To most, he’s California’s LGBTQ rights champion. He’s pushing a bill to ban conversion therapy for adults. He authored another to declare June as Pride Month in California. He has voted the progressive line on every major issue.
So why did 28th District Assembly member Evan Low take a campaign contribution from the largest private prison ICE contractor?
That’s the head scratcher that his campaign office won’t explain.
Campaign finance records show that in 2016, Low accepted $4,200 from the GEO Group, the private correctional company with a history that includes a laundry list of human rights abuse allegations.
Low, who represents a portion of Silicon Valley, has boasted such a sterling progressive record that New York Magazine wondered if he wasn’t the “Next Obama.” At 26, Low became the youngest gay mayor in the country in 2009.
As an assembly member, Low voted for a bill that barred landlords from reporting undocumented tenants last year. He was among a group of California leaders to call for the release of an estimated 200 Cambodian and Vietnamese immigrants detained by ICE last year.
That record stands in stark contrast to the activities of GEO Group, which The Associated Press reported lobbied Texas lawmakers on a bill to hold children in ICE detention with their parents, circumventing a federal judge’s ruling that children couldn’t be locked up for more than 20 days.
The GEO Group currently operates the Adelanto ICE Processing Center in California, where gay Nigerian asylum-seeker Udoka Nweke has been incarcerated for more than 16 months. Nweke fled Nigeria after escaping a homophobic mob.
Advocates report that Nweke, who lives with mental illness, is suicidal and could die if not released. He has tried repeatedly to end his life in custody, according to LGBTQ advocates, a claim that ICE officials have denied.
Last year the Los Angeles Times documented a string of deaths and suicide attempts at Adelanto since it converted into an ICE detention center in 2011.
Three people died at Adelanto last year, according to ICE statements. Last March, Nicaraguan Osmar Epifanio Gonzalez-Gadba, 32, hanged himself in his cell at Adelanto and died shortly after. Another Adelanto detainee, Vicente Caceres-Maradiaga from Honduras, collapsed while playing soccer and died en route to the hospital. Sergio Alonso Lopez, a Mexican immigrant, died after two months in ICE custody at Adelanto of internal bleeding, according to the agency.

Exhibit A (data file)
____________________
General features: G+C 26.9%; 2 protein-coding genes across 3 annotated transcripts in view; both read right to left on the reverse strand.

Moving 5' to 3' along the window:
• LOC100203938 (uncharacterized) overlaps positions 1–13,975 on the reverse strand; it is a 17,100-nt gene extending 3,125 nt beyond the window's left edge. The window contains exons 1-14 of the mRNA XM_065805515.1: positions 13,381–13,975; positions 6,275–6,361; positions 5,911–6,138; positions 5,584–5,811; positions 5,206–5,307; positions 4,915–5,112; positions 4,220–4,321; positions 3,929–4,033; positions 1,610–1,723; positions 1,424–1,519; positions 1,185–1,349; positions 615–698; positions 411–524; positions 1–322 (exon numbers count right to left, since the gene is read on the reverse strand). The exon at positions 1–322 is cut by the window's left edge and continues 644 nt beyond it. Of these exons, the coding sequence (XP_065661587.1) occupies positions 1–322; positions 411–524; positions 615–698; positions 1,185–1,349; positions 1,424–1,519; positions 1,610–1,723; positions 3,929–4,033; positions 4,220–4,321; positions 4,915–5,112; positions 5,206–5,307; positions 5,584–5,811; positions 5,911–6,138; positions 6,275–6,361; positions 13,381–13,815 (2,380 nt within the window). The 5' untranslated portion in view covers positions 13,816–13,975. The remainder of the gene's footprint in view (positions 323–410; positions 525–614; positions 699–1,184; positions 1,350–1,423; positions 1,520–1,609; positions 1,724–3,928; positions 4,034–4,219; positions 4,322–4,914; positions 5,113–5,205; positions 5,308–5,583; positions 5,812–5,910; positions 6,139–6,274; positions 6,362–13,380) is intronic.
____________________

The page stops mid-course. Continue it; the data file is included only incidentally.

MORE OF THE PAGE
GEO Group and its oversight of Adelanto have set off so many red flags that in 2015, more than two dozen members of congress sent a joint letter to federal officials asking for an investigation into the facility.
GEO Group has historically funneled money to local and national campaigns, including hundreds of thousands toward the election of President Donald Trump, Newsweek reported.
Pablo Paez, a spokesperson for GEO, disputed any wrongdoing in a statement to Newsweek.
“We have worked for 30 years with Democratic and Republican administrations to help meet the correctional, detention and rehabilitation needs at the federal level,” he said. “We’re proud of our longstanding record providing high quality, culturally responsive services in safe, secure, and humane environments.”
Why Low accepted money from GEO remains a mystery. His legislative office promised to relay messages to Gina Frisby, Low’s chief of staff, who also works on his campaign. Frisby did not respond to multiple messages or to an email sent to an address staffers said was associated with Low’s campaign.
Low, however, is not the only surprising beneficiary of GEO money. The California Democratic Party took a $40,000 contribution from the company in September 2016.
John Vigna, communications director for the Party, said in an email that because the money came in under a previous administration, he “can’t shed any light on how or why the contribution came to be made.”
“I can tell you we are following this issue very closely and are very supportive of our grassroots Democrats who are fighting for justice for those in ICE custody,” Vigna said.